Hidden in the recesses of the Poets archive, Fat almost seemed to find me. I stumbled across it in the aftermath of a bad breakup, and it's stuck with me since. The visceral anger and sadness that seep through it felt a little too familiar, maybe.
A poem about body, self, and the realization that your partner, no matter what they say, cares more about your weight than you ever realized. It's heavy, but it's hard to ignore the authenticity that shines in every line.
Language - Kendall Defoe
I love poetry that transports you, and Language is one that does this so well it astounds me every time I read it. The imagery is so strong that I can almost smell that sharp 'old paper and cleaning products' scent that's so common in libraries and academic offices.
But beneath that, there's a deeper meaning, almost a sadness, and layers of implications that make this short poem incredibly complex.
Another Flower in the Sun - Kelly Robertson
Poetry can be vital and lively and playful; Another Flower in the Sun is a perfect example of that. The visual elements created with altered text are one of the best things I've seen recently if I'm honest. Something about seeing the words leap, stretch and bend made me smile, but the poem itself is wonderful.
I love the steady, almost trotting rhythm and the joyful celebration of such an ordinary thing.
For My Human - Nattalie Gordon
The best word to describe For my Human is charming. I'm a chronic animal lover and a proud dog mum, I know, I know cringe, so maybe I'm biased but this poem just made me grin and laugh. The balance between touching on serious, deep emotions and the irreverent, almost childlike language is so perfect for the topic.
I can almost imagine my dogs looking up at me and thinking - 'we make the best team, my human and me.'
Whiffs of Wonder - Jody Randall
This is a bit of a last-minute addition; ever wondered what life would be like without deodorant? Apparently, Jody has and, like me, she's horrified at the idea. I read this today over a cup of tea and found myself giggling helplessly. The old-timey poetic structure and language turn a simple poem into a real love letter to deodorant.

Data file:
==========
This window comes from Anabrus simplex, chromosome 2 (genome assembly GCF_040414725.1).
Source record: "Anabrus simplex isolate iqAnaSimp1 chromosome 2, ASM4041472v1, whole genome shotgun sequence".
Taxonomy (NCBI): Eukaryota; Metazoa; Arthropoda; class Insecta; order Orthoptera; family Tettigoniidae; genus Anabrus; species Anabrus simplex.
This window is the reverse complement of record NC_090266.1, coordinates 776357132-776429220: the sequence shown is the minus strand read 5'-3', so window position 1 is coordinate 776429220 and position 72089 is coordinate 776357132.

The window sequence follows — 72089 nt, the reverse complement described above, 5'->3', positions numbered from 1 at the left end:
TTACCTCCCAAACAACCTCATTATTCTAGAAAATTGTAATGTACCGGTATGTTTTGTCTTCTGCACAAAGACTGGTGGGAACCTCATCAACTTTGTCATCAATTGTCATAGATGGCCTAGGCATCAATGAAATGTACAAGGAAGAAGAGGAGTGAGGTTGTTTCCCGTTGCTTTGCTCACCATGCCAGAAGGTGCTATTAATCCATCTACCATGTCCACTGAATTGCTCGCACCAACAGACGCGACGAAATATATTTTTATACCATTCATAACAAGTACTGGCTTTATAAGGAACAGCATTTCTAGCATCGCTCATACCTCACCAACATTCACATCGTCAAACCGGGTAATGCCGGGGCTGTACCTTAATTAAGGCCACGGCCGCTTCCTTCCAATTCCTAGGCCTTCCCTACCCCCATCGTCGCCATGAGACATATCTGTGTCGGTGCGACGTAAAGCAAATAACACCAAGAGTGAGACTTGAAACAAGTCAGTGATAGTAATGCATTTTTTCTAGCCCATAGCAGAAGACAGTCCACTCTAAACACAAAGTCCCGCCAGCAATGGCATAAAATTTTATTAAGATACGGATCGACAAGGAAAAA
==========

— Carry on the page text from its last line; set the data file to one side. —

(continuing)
I'll never look at my Sure roll-on the same way again!
Commute - Rachel Pieper Decker
I love the fact that Commute mixes poetic language and long-form sentences; it's like a poem and flash fiction had a baby. Under this fun and welcoming format is a sweet poem about the moment when the workday lets you go and you can simply be again.
I can almost feel the concrete under my feet and feel the relief of sinking into the drivers' seat, the door closing with a satisfying clunk.
The Ghosts of Yesterday - Khudair Ahmed Shaikh
A bittersweet end to this list; there is no denying that our pasts shape us, and sometimes haunt us. The familiarity of the rhyming scheme, the rhythm, and the simple clear language of The Ghosts of Yesterday really made me smile; it feels gentle and warm. Like someone smiling as they tell you about their favourite family memories.
If you need a poem to brighten your day, this is a strong contender.